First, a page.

As a little girl, my mother took me to see Marjorie Morningstar, a movie about a Jewish girl, played by Natalie Wood, who wants to follow an unconventional path in the late 1950s. When Marjorie's Uncle Samson, played by Ed Wynn, died suddenly of a heart attack at the summer camp at which Marjorie was working, I was shocked and upset.
When Marjorie's family gathered for a Passover seder the following spring, there was a pillow in an empty seat at the table that was left as a memorial to Uncle Samson. I remember crying hysterically at the symbolism. It's probably no wonder that years later when I asked my mother whether we should have an empty chair for my father, who had died days before Passover, she responded with a resounding, "Oh, NO!"
I'm not a big fan of the empty seat either, but now that I've lost both of my parents, and most of my other relatives who were also members of the Greatest Generation, my mission has become to keep alive the memories of my loved ones. For example, ever since my mother died nine years ago, we get all the adults and children at our seder table to try to recite "Who Knows One?" in one breath. My mother was the master of this family custom and each year we all try, but lovingly acknowledge that no one can do it as well as she did.
In loving memory of my mother, we also pass around a dark chocolate seder plate at the beginning of the seder. My mother loved chocolate and we tell our grandchildren -- most of whom were born after she died -- that we are remembering her as we taste the chocolate. We also point out that one of the ways this night is different from all other nights is that we are starting with dessert!
After my mother died, I was bereft. I began speaking with friends and came to the conclusion that there is no closure with those we love deeply. They are in our lives and in our hearts forever, although they are not physically present.
Since my mother always told me to "get a project" when I was sad or bored, I decided that my project would be to write a book about how people keep alive the memories of their loved ones. I was hoping to get ideas from them -- and to heal myself. I enlisted the support of my husband and my brother and together we wrote The Living Memories Project: Legacies That Last. It captures the stories of more than 30 individuals who created tributes -- big and small -- as living memorials.
Some keep alive their memories through small acts, such as looking at photos and making recipes. For example, Florie Wachtenheim, of Scarsdale, makes her mother's recipe for gefilte fish for every Jewish holiday, including Passover.
"Cooking is an interest my mother and I shared," she said. "Having come from Europe, my mother was quite good at all the most traditional dishes, homemade gefilte fish, for example. This is probably the single tradition that I carry on and that means the most to me. She is in my head and heart when I compose each holiday menu."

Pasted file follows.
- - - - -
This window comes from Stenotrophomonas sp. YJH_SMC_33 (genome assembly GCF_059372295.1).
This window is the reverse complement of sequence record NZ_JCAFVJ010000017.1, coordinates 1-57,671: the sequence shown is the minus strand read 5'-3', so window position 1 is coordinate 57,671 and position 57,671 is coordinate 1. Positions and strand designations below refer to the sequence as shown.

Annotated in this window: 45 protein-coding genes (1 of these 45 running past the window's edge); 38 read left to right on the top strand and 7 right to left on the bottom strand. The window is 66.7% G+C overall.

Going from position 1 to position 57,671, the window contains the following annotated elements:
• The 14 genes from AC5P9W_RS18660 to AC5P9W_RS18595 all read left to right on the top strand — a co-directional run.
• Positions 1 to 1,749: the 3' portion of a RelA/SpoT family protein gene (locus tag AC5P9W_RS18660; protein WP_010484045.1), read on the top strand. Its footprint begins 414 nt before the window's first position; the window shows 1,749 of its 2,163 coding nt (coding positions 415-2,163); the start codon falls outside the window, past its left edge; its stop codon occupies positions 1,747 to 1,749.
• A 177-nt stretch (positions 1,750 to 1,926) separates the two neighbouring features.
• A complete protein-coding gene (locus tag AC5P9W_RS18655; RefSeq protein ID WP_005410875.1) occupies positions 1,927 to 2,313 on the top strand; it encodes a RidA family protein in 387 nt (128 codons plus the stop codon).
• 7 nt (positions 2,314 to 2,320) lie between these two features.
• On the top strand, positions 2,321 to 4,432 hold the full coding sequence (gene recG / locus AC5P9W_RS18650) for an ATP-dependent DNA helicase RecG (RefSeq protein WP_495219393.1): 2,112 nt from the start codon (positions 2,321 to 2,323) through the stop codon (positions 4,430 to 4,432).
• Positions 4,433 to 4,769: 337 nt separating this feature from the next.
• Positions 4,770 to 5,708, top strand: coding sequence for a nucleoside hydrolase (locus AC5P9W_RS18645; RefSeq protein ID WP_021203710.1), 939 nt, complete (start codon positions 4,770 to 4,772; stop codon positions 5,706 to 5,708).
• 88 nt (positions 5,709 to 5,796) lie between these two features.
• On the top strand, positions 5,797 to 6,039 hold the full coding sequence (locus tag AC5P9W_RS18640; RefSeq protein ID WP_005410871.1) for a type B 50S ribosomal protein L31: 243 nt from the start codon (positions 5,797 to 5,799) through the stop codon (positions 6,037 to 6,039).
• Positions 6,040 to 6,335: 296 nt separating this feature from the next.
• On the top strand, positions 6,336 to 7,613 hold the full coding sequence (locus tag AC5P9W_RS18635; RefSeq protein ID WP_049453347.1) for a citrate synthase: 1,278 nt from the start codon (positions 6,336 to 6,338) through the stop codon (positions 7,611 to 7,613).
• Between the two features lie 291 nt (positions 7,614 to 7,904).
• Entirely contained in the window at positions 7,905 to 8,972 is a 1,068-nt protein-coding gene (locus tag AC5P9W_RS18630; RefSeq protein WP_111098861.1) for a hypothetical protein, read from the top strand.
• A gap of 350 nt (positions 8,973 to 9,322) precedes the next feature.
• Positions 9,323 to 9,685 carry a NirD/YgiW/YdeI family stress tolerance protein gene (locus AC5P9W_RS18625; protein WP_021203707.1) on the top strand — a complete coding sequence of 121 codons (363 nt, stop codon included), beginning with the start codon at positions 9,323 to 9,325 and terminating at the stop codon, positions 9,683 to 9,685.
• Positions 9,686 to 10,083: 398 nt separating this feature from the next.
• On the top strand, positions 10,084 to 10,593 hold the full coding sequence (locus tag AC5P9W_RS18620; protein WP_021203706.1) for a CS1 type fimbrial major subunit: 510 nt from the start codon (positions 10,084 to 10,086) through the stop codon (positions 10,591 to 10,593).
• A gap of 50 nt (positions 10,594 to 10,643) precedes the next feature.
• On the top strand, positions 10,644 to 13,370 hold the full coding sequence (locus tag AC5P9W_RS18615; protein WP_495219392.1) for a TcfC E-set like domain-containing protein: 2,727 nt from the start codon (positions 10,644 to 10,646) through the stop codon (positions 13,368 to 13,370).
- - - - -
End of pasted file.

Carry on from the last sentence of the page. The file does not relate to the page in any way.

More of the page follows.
Others do big things to carry on the legacies and values of their loved ones, such as establishing foundations, scholarships and artistic endeavors.
For instance, Boris Chartan, a Holocaust survivor, founded The Holocaust Museum and Tolerance Center, in Glen Cove, L.I., to help succeeding generations remember the victims and lessons of the Holocaust.
"It's a living memory to my family," he said. "I lost about 80 or 90 uncles, grandparents, and other members of my family. And it is a learning center for kids. We want what happened during the Holocaust to be embedded in them so that they will go home and tell their parents -- and someday their own children -- what they saw and heard."
Arthur Kurzweil carries on the memories of his ancestors through a lifetime dedication to Jewish genealogy.
"For the people who appreciate it, genealogy provides amazing tools for exploring identity," he said. "I was named after my great-grandfather -- my father's grandfather. Many people told me about him; I found wedding pictures and other pictures of him as a young man..."
Kurzweil went on to describe getting a copy of his great-grandfather's death certificate.
"It said he died in the synagogue on Pesach. When I asked my father, he said he remembered when it happened. I know the story and, for some reason, it is meaningful to me."
What I learned from researching and writing The Living Memories Project is that you don't necessarily need an empty chair (although if that works for you and your family, that's fine) at the seder table. Just as the Haggadah is our remembrance of the Jewish people's exodus from slavery to freedom, it is incumbent upon us to remember our loved ones who are no longer here -- with words, with deeds, with stories and songs -- at Passover and throughout the year. That is how we keep alive their memories, traditions, values and passions.
This article originally appeared in The Jewish Week: http://www.thejewishweek.com/special-sections/special-holiday-issues/empty-seat-seder-table#b7c5FGwuRcXpv9Ay.99
The Living Memories Project: Legacies That Last, by Meryl Ain, Arthur M. Fischman and Stewart Ain, was published by Little Miami Publishing Company in 2014. It received a Silver Medal in the 2014 Living Now Book Awards. Through the stories of 32 people, it shows how grief can be transformed into meaningful action and living legacies. Dr. Ain's newest book, My Living Memories Project Journal, will be published in 2016. She is currently putting the finishing touches on a children's book about keeping memories alive.
The Living Memories Project Website: http://thelivingmemoriesproject.com
Twitter: @LivMemoriesProj @DrMerylAin